The colorful markings of poison dart frogs vary depending on where the frogs live. Now, a new study using thousands of fake-frog decoys finds that these markings evolved hyper-locally, explaining why individuals in a single species of frog can sport so many different colors and patterns.
This local evolution means that yellow stripes would do little to save a poison dart frog from hungry birds in a spot where squiggly green marks signal danger. Predators are more likely to attack strange frogs, not realizing they're toxic. That gives local frogs a hometown advantage.
"When predators see that their targets are of a different species, they attack," study researcher Bernard Angers, a biologist at the University of Montreal, said in a statement. "Over the long term, that explains how patterns and colors become uniform in an area."
The poison dart frog Ranitomeya imitator sports bright colors on its back. Depending on where a frog is found, these colors vary. In the new research, Angers and his graduate student Mathieu Chouteau focused on two R. imitator populations in northern Peru. In the highlands of the Cainarachi Valley there, the frogs are splashed with a green undulating pattern, almost like an abstract snakeskin pattern. In the lowlands only 6 miles (10 kilometers) away, the same species of frog boasts yellow stripes instead.
To test the efficacy of these warnings against predators, Chouteau travelled to Peru with no less than 3,600 life-sized plasticine models of frogs, painted with green patterns, yellow stripes, or simply left brown.
"The trickiest part was transporting my models without arousing suspicion at the airport and customs controls," Chouteau said in a statement.
Fortunately, Chouteau and his thousands of 0.7-inch-long (18 millimeter) fake frogs made it to Peru. There, he placed 300 yellow-striped frogs, 300 green-patterned frogs and 300 plain brown frogs in two locations, one a highlands site where green frogs were local, and one a lowlands site where yellow frogs roam. Chouteau secured the decoy frogs to leaves with toothpicks. Then, he came back every day for three days to see how the fake frogs were faring. [Gallery: Real & Fake Frogs]
Upon return, Chouteau discovered that his decoy frogs had done the trick. At both sites combined, 129 of the models had come under attack and were marred by beak marks, snakebites or lost limbs. Some were torn in half. (Another 200 or so were chomped on by roaches and ants, and these were left out of the analysis.)
At both sites, Chouteau found, the frogs painted to look like locals got only a quarter of the attacks as the frogs painted to look exotic. At site one, where green was the local color, 26.6 percent of the yellow-striped frogs got attacked, compared with only 7.2 percent of green-patterned frogs. At site two, where yellow was normal, exotic green frogs fell under attack 18.9 percent of the time, compared with 8.2 percent for yellow-striped frogs.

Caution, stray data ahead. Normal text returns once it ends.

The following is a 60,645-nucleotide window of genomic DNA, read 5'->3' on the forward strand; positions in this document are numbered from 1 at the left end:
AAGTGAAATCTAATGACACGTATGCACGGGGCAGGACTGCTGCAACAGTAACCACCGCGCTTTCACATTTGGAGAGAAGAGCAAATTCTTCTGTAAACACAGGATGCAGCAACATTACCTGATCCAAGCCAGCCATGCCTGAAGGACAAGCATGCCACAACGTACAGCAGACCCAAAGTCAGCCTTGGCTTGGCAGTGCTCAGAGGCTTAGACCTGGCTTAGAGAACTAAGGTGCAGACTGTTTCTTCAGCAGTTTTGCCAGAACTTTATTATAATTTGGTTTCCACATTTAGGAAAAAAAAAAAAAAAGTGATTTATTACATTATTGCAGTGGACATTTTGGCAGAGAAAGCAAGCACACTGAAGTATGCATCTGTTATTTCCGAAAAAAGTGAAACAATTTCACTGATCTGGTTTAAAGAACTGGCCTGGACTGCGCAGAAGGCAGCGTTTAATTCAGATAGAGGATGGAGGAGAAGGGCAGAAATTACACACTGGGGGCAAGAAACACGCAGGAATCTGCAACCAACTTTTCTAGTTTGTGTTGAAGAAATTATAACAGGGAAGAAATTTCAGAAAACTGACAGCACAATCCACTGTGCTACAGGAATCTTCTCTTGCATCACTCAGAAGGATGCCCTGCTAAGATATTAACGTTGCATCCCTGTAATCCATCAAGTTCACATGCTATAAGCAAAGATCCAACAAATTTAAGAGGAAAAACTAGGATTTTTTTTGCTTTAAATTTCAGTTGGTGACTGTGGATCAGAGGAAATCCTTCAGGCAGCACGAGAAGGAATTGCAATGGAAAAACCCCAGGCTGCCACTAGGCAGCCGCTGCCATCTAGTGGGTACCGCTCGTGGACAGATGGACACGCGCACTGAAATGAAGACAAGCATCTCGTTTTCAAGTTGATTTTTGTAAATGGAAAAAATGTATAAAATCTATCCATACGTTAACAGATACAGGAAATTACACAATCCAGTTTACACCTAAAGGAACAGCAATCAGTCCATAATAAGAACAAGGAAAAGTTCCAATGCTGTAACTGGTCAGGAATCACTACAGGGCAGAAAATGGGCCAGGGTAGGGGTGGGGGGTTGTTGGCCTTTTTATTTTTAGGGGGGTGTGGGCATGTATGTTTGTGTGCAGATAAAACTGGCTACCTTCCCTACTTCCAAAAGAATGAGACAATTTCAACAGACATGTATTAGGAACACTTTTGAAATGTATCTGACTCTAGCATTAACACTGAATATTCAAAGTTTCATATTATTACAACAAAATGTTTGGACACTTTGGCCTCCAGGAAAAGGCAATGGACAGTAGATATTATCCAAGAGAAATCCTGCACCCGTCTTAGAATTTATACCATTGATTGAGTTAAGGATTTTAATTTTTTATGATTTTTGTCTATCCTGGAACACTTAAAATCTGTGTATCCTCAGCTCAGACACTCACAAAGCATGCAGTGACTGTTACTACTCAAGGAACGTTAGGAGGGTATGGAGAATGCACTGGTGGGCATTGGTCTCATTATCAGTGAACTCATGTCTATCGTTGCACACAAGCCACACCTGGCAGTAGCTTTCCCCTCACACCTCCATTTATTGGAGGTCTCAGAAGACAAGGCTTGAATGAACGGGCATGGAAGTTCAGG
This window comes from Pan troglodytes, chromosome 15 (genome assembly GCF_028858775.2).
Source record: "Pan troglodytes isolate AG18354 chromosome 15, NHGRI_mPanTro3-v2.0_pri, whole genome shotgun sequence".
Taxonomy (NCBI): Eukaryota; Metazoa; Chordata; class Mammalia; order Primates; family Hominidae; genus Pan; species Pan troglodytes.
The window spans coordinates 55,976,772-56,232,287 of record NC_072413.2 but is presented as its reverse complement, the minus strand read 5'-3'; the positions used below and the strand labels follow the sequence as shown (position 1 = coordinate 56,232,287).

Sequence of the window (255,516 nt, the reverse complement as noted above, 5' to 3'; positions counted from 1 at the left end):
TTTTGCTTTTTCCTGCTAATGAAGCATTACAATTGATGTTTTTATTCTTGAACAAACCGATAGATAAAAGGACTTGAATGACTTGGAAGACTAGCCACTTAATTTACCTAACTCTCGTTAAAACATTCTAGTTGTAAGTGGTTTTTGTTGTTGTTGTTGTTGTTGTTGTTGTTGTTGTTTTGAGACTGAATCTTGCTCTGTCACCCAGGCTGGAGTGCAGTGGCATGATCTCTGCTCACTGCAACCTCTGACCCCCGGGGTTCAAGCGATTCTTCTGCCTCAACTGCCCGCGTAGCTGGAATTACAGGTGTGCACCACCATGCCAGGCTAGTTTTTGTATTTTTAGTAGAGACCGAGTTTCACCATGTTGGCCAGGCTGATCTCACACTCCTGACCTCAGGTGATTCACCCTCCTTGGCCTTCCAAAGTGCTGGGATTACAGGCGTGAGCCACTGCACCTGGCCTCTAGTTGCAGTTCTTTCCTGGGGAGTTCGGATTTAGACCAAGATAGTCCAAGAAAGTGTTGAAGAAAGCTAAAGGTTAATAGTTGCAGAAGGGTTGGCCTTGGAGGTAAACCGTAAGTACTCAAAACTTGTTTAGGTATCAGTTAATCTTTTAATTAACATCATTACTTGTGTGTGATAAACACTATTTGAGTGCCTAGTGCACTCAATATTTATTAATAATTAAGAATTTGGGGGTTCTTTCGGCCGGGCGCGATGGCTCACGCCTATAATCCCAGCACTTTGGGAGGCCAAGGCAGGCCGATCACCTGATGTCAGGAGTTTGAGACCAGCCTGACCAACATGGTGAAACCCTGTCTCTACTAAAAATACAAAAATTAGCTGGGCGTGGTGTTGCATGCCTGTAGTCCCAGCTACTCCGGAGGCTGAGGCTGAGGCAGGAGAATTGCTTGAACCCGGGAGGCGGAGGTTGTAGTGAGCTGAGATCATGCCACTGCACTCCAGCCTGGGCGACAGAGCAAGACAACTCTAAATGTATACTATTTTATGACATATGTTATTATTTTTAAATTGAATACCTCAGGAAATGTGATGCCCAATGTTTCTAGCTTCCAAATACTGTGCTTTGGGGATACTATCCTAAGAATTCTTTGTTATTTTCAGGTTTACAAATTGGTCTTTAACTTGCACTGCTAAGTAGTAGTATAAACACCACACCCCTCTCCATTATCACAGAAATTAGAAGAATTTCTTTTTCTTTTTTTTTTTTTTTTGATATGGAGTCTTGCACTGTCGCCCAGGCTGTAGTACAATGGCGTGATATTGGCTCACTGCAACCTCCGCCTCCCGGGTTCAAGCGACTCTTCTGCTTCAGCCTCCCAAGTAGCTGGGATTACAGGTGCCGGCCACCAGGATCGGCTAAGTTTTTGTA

The brown frogs, modeled to look like a third non-poisonous species, fell in the middle in both sites, with 14.2 percent getting attacked at site one and 12.7 percent getting attacked at site two.
The results explain why differently patterned frogs rarely show up in the same areas, the researchers report in December in the journal The American Naturalist. Predators get accustomed to avoiding a certain pattern, say, yellow stripes. But when a green frog shows up, they don't associate those colors with danger, so they pounce. That means more yellow-striped frogs will grow up and reproduce in those areas, while green frogs are better off in places where the predators have learned to avoid them.
Choteau said he was surprised at the tiny scale of these evolutionary differences, with differently patterned frogs ruling the roost just a few miles from each other. He was also surprised, he said, by how quickly predators learned that his clay models made a poor meal. Most of the difference in attacks between local and exotic frogs happened in the first day, the researchers found. By day three, predators were largely snubbing all three versions of fake frog.
"A second surprise was the learning abilities of the predator community," Chouteau said, "especially the speed at which the learning process takes place when a new and exotic defense signal is introduced at a massive scale."
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Stephanie Pappas is a contributing writer for Live Science, covering topics ranging from geoscience to archaeology to the human brain and behavior. She was previously a senior writer for Live Science but is now a freelancer based in Denver, Colorado, and regularly contributes to Scientific American and The Monitor, the monthly magazine of the American Psychological Association. Stephanie received a bachelor's degree in psychology from the University of South Carolina and a graduate certificate in science communication from the University of California, Santa Cruz.